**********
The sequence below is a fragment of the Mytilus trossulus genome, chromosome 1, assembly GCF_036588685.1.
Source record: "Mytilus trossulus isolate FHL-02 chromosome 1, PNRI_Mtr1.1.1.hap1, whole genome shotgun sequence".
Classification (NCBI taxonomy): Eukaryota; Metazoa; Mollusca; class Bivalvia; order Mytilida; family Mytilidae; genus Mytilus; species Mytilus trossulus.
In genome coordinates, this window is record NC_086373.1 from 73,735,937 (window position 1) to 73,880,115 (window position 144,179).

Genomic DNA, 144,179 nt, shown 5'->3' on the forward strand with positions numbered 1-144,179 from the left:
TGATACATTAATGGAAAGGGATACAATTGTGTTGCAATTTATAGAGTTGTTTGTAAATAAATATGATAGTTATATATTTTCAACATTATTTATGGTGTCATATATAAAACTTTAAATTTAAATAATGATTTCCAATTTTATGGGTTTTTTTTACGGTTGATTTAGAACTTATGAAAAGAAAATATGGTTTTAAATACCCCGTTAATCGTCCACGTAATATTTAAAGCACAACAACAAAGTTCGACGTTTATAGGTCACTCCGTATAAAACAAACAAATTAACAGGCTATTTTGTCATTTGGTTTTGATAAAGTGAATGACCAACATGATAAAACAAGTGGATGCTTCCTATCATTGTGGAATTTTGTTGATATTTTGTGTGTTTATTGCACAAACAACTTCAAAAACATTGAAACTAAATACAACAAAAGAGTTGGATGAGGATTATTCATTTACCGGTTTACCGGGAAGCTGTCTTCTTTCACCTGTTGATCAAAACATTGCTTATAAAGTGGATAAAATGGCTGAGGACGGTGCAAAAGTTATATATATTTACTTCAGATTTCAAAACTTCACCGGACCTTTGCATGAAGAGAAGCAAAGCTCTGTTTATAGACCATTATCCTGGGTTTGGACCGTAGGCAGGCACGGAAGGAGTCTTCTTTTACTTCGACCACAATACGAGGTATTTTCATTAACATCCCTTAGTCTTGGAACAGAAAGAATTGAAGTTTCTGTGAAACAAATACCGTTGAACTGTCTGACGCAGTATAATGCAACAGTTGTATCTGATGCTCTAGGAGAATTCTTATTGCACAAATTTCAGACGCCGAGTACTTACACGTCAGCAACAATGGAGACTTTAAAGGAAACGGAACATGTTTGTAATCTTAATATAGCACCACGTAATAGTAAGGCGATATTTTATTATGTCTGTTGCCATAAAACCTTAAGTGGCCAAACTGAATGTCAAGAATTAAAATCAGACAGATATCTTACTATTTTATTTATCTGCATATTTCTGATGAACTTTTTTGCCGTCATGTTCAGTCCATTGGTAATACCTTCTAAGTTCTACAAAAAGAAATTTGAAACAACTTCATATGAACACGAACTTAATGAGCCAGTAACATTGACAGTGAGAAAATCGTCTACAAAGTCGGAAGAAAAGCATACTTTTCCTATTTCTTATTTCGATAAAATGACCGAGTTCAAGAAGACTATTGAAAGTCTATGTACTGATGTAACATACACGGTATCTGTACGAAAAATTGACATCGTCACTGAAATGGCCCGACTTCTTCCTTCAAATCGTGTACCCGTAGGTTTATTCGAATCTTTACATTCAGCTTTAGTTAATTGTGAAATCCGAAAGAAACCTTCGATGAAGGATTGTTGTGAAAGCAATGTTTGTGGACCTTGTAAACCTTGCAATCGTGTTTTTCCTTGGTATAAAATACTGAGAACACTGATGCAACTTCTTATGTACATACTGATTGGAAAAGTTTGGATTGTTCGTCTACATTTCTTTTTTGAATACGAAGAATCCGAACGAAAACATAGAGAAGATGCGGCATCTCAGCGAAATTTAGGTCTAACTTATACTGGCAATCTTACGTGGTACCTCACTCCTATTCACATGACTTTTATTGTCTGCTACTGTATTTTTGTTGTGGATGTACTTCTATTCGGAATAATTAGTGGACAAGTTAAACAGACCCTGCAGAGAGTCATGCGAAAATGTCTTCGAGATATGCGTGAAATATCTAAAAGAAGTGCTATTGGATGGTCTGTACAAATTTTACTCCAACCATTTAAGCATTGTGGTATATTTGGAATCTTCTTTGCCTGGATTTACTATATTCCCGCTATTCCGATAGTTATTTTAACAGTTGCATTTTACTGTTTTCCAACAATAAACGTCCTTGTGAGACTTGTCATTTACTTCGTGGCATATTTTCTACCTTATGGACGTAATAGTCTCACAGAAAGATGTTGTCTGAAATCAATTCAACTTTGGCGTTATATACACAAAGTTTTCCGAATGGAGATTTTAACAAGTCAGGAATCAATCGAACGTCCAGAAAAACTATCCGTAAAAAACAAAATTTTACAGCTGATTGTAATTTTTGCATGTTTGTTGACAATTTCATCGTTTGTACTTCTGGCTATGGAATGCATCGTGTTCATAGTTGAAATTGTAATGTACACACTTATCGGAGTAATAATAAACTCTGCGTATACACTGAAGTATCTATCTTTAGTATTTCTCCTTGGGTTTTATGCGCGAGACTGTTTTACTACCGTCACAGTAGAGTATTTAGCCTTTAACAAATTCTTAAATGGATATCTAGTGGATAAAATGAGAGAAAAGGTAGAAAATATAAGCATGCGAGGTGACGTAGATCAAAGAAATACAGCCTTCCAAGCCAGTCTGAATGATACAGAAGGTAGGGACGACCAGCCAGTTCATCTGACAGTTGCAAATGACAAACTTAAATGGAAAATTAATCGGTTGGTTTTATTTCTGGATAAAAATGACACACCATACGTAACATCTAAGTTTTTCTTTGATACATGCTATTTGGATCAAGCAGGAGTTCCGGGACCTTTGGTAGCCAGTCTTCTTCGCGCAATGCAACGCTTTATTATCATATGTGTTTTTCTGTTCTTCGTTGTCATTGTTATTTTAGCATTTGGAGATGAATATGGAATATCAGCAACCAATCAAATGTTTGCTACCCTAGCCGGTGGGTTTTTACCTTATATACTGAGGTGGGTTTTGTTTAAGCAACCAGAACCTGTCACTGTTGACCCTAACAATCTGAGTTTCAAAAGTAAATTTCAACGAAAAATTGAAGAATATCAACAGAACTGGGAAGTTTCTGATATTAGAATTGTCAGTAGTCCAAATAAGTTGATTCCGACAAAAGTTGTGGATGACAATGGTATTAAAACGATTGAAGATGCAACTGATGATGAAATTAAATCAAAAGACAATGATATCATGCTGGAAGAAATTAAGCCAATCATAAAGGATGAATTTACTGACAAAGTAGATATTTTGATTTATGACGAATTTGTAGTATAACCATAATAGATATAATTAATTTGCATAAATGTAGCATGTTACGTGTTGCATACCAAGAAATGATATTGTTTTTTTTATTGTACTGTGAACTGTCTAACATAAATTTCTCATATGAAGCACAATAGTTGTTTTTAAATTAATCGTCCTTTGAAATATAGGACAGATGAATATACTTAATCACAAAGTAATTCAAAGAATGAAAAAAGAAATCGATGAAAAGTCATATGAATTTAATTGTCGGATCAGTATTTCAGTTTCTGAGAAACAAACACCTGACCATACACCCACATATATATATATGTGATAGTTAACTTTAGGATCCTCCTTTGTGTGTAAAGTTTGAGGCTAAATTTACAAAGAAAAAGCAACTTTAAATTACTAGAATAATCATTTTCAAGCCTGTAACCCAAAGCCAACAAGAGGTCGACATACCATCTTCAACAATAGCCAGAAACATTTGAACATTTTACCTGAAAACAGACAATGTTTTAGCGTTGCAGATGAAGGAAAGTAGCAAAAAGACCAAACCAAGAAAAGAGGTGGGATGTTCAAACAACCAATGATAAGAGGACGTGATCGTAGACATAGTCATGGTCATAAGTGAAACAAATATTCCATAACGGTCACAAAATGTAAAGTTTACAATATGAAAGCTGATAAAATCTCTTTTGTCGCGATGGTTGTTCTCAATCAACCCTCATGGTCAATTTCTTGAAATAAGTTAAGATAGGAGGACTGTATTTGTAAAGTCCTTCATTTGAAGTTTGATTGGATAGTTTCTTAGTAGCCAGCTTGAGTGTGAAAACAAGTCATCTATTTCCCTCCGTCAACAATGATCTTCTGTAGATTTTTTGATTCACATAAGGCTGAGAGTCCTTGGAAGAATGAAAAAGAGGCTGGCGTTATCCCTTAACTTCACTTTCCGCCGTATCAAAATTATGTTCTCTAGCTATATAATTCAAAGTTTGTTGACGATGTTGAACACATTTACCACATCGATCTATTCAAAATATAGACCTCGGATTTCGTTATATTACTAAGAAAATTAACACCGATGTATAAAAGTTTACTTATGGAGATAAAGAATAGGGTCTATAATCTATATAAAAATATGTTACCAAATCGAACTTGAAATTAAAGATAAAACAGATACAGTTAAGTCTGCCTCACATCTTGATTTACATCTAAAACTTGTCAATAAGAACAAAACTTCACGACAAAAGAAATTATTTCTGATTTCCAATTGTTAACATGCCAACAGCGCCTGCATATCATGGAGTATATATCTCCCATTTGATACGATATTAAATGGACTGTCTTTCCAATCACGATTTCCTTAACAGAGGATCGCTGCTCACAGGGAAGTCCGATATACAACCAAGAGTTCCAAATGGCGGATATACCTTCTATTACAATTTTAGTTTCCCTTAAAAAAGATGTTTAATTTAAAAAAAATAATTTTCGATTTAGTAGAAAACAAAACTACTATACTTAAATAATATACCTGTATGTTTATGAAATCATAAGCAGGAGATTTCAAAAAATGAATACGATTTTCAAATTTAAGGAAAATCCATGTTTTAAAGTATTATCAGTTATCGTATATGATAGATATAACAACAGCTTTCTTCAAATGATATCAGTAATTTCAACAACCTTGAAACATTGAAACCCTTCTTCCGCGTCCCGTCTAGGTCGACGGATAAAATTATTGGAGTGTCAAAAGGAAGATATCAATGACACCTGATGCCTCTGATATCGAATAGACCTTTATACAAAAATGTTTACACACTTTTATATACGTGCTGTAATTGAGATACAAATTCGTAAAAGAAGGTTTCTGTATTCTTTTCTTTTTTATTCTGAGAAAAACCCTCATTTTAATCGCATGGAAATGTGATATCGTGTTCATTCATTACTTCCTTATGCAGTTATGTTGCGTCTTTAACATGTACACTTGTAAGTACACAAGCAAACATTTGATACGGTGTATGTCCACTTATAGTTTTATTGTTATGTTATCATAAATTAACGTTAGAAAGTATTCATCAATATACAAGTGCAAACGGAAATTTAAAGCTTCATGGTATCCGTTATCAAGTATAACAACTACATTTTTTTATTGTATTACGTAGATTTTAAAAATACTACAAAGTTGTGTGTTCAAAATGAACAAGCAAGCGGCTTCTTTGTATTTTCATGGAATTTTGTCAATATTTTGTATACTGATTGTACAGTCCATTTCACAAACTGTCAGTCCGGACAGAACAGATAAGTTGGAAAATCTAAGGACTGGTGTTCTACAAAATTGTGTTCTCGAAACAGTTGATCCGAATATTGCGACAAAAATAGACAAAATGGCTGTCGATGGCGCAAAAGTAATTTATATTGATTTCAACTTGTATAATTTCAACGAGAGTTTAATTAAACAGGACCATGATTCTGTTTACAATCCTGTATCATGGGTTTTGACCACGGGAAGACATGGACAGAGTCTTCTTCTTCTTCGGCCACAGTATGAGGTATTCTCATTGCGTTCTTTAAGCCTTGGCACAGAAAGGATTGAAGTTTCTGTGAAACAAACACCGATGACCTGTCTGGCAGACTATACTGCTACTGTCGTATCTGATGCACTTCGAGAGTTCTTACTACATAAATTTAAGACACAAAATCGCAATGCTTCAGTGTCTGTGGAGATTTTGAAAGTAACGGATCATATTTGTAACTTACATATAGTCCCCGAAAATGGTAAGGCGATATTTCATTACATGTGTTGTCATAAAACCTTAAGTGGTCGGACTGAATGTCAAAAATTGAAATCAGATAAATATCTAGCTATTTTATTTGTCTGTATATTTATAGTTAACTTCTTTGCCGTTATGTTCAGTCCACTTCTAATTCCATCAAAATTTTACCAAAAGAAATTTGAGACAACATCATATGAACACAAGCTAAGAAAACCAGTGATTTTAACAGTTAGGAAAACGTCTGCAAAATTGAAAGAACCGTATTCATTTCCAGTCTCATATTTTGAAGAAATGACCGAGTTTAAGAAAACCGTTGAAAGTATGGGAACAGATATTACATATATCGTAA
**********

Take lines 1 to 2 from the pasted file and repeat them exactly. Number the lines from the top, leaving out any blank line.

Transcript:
The sequence below is a fragment of the Mytilus trossulus genome, chromosome 1, assembly GCF_036588685.1.
Source record: "Mytilus trossulus isolate FHL-02 chromosome 1, PNRI_Mtr1.1.1.hap1, whole genome shotgun sequence".